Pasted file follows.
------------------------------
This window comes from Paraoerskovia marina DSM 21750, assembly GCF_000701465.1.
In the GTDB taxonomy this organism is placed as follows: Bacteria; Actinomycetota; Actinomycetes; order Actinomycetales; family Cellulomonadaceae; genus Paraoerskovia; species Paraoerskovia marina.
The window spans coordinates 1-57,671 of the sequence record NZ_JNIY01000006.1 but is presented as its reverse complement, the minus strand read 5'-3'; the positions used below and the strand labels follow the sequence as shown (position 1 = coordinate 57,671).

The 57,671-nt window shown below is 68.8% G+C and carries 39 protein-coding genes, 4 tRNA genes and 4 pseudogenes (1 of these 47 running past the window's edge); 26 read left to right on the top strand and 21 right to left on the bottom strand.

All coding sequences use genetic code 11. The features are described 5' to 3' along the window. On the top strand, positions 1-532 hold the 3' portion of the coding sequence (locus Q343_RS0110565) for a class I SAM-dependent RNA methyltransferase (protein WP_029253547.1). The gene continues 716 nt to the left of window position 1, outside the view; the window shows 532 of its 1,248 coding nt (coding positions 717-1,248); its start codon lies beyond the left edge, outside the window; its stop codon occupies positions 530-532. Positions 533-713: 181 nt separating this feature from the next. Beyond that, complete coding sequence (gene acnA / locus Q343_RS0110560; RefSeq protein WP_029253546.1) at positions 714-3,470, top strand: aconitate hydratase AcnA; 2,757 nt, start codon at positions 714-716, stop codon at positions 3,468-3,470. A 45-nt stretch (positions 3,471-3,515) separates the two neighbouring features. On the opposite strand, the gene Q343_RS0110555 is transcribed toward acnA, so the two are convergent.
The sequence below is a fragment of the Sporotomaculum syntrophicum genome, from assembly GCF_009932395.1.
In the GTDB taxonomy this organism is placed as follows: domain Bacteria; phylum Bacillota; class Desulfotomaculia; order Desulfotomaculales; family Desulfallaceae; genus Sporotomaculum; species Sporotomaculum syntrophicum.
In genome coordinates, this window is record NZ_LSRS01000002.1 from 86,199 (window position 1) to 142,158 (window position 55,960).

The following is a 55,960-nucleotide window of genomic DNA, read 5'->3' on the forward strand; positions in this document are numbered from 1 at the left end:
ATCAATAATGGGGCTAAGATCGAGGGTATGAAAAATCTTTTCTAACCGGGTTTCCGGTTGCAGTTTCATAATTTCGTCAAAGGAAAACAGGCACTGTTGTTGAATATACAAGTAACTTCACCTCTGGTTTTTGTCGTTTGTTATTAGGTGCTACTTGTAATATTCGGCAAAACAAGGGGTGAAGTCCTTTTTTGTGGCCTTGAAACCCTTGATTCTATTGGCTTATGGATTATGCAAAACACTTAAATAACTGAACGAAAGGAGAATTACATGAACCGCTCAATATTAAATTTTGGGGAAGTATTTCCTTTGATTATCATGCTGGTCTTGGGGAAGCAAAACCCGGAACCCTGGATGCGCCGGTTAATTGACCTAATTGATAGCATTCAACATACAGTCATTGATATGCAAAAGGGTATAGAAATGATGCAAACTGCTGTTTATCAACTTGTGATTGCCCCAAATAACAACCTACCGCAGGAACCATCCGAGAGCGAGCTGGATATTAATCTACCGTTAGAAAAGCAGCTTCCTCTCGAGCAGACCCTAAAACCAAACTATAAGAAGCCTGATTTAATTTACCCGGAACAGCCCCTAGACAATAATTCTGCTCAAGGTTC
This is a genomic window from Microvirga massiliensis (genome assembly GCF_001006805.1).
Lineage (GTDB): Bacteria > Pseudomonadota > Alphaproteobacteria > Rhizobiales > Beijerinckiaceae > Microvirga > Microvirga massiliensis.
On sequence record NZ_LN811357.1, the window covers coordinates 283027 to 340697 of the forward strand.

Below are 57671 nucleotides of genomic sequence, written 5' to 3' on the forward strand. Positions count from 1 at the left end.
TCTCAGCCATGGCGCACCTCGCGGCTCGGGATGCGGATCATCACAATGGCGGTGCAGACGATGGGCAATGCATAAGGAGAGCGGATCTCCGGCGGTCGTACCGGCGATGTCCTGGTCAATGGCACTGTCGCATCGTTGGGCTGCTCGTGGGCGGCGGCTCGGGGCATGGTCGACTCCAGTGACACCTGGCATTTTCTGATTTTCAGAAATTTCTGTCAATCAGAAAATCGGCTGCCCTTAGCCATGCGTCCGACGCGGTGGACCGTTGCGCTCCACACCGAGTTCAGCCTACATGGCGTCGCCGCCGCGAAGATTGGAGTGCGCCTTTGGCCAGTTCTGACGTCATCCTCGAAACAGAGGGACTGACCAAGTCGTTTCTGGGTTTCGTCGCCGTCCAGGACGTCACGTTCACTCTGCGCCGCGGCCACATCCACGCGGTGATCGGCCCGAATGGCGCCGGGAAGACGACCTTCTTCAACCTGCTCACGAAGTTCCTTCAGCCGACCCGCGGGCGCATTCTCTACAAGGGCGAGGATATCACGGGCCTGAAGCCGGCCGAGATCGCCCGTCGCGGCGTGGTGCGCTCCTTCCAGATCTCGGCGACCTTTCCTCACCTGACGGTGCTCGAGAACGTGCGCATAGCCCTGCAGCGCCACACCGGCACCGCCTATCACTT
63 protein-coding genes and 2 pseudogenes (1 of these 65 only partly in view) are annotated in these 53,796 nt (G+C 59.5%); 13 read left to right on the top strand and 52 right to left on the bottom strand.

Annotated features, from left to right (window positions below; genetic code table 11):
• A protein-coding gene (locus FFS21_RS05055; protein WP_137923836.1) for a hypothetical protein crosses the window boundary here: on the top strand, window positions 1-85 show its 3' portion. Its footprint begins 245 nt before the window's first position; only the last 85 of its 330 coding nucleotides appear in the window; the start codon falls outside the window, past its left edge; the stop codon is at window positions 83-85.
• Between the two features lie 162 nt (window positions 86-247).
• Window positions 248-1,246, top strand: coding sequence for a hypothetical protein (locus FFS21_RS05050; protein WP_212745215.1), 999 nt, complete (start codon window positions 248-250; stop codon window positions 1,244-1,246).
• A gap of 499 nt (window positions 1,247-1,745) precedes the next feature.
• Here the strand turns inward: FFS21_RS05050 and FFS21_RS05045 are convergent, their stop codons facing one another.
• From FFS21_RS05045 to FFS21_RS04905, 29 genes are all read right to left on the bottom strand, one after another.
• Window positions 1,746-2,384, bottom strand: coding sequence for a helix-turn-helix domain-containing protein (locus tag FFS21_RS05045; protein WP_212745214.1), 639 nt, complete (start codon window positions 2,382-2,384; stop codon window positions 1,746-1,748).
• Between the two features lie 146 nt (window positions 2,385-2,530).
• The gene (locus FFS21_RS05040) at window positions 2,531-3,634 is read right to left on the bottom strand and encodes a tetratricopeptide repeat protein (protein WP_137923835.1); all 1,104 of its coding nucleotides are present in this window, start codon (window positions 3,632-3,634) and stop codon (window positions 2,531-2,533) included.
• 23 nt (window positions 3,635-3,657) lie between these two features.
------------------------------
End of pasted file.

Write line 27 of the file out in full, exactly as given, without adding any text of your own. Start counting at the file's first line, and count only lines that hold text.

• 23 nt (window positions 3,635-3,657) lie between these two features.